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New Orleans braced for Elena by learning its lessons from Betsy

When forecasters predicted Hurricane Elena would hit here last Friday, thousands of New Orleans residents evacuated, but experienced instead just another sunny and sultry summer weekend. Monday, however, the erratic Elena moved back westward from Florida hitting the coast near Biloxi, Miss., and evacuation orders were reinstated for parts of Louisiana. Some effects had begun to be felt at the time of writing Monday afternoon as high winds and large waves began to hit the Louisiana coast.

Despite the initial false alarm, the ``cry wolf'' theory doesn't much apply in New Orleans because of the lingering memories of Hurricane Betsy that struck 20 years ago on Septemer 9, 1965, followed four years later by Hurricane Camille.

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When Betsy struck, the city was largely undefended. The levies available weren't able to handle the deluge of water whipped up by the furious winds. Neither state nor local government had a comprehensive emergency plan. Residents were relatively uninformed about disaster preparedness. Flood insurance was nonexistent.

Since then, the city has learned its hard lessons. The federal government authorized the US Corps of Engineers to build a huge hurricane protection system. A series of floodwalls and levies protecting against flood waters of up to 17 feet was constructed to encircle the entire area and prevent massive flooding.

Today, New Orleans and vicinity is better protected than it was 20 years ago, but with the project still only 67 percent completed the multi-parish area remains vulnerable. (Counties in Louisiana are called parishes).

``We're like a saucer,`` says Janice Mosier, spokeswoman for the US Corps of Engineers, New Orleans District. Her reference is to New Orleans's unique topography; large parts of the city are below sea level. Though it is 120 miles inland from the Gulf of Mexico, the city is also surrounded on three sides by water. ``This is a very vulerable to nature, '' she says.

The $690 million Hurricane Protection Project won't be completed until the year 2006. Only then will New Orleans residents feel more secure during hurricane season.

``We're building as fast as we can,'' Ms. Mosier says, ``when you're under construction for 20 years you question how fast you can do it and how much the government wants to spend.''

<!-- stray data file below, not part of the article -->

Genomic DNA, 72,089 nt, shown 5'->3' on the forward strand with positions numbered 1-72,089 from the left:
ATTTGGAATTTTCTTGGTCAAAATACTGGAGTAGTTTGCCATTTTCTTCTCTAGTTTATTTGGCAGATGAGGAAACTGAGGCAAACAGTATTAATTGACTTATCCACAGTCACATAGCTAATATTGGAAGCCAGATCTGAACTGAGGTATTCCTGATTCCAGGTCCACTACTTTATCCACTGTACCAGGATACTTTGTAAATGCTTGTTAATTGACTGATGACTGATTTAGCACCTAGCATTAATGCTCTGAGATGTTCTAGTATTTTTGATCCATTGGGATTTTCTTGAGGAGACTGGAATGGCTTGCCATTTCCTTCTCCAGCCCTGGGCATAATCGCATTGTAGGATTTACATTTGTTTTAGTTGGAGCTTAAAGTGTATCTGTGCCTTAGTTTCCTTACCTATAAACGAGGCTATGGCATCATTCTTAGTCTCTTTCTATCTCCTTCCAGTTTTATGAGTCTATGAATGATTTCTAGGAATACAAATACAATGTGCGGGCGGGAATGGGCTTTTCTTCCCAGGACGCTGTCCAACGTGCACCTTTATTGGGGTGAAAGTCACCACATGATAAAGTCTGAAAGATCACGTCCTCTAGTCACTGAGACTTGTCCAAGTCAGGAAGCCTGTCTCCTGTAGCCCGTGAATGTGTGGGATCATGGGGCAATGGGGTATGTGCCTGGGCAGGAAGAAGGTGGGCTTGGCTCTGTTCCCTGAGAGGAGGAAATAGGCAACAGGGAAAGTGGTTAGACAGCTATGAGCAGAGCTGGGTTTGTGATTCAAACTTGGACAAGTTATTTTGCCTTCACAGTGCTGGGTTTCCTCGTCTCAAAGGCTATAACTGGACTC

Already nearly $250 million has been spent, 70 percent paid by the federal government and 30 percent picked up locally.

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Many more lessons have been learned over the years, with more than hurricanes doing the teaching. With about 60 inches of rainfall annually, New Orleans knows alot about drainage control. It is said to have one of the country's best drainage systems, but its pumps still prove inadequate during unusually heavy rainstorms.

Evacuation too, still troubles the city. Interstate 10 is the only major route out of the area to points east and west. A causeway across Lake Pontchartrain leads North, but driving on it is precarious during high winds and heavty rains.

Ten years ago the city's Civil Defense Department implemented the first comprehensive emergency operation plans to coordinate an orderly evacuation with outlying parishes. It remains to be tested.

``The biggest problem we have, is we've never had a hurricane in 20 years,'' says Lionel Estopinal, director of civil defense.

But it hasn't taken another hurricane to implement flood insurance. Several severe rainfalls in the last decade have created a requirement for it. Whereas flood insurance didn't exist just eight to 10 years ago, today about 70 percent of the populace is protected by it, according to the Standard Mortage Insurance Agency. Most mortage companies now require flood insurance as a condition for a homeowner loan.

Given its continuing vulnerability, New Orleans keeps up a strong guard when a storm threatens. Shop windows are criss-crossed with hurricane tape, homeowners nail boards across windows, grocery shelves are emptied of food, cars line up for gasoline, businesses close early, television sets are on everywhere.

A New York stockbroker in town for a week on business was intrigued by the city's response. `` I didn't take it seriously, but I was a little unnerved when I saw sandbags in the lobby of the Intercontinental [Hotel]'' he said.

``We never see hurricanes in Manhattan,'' he said.

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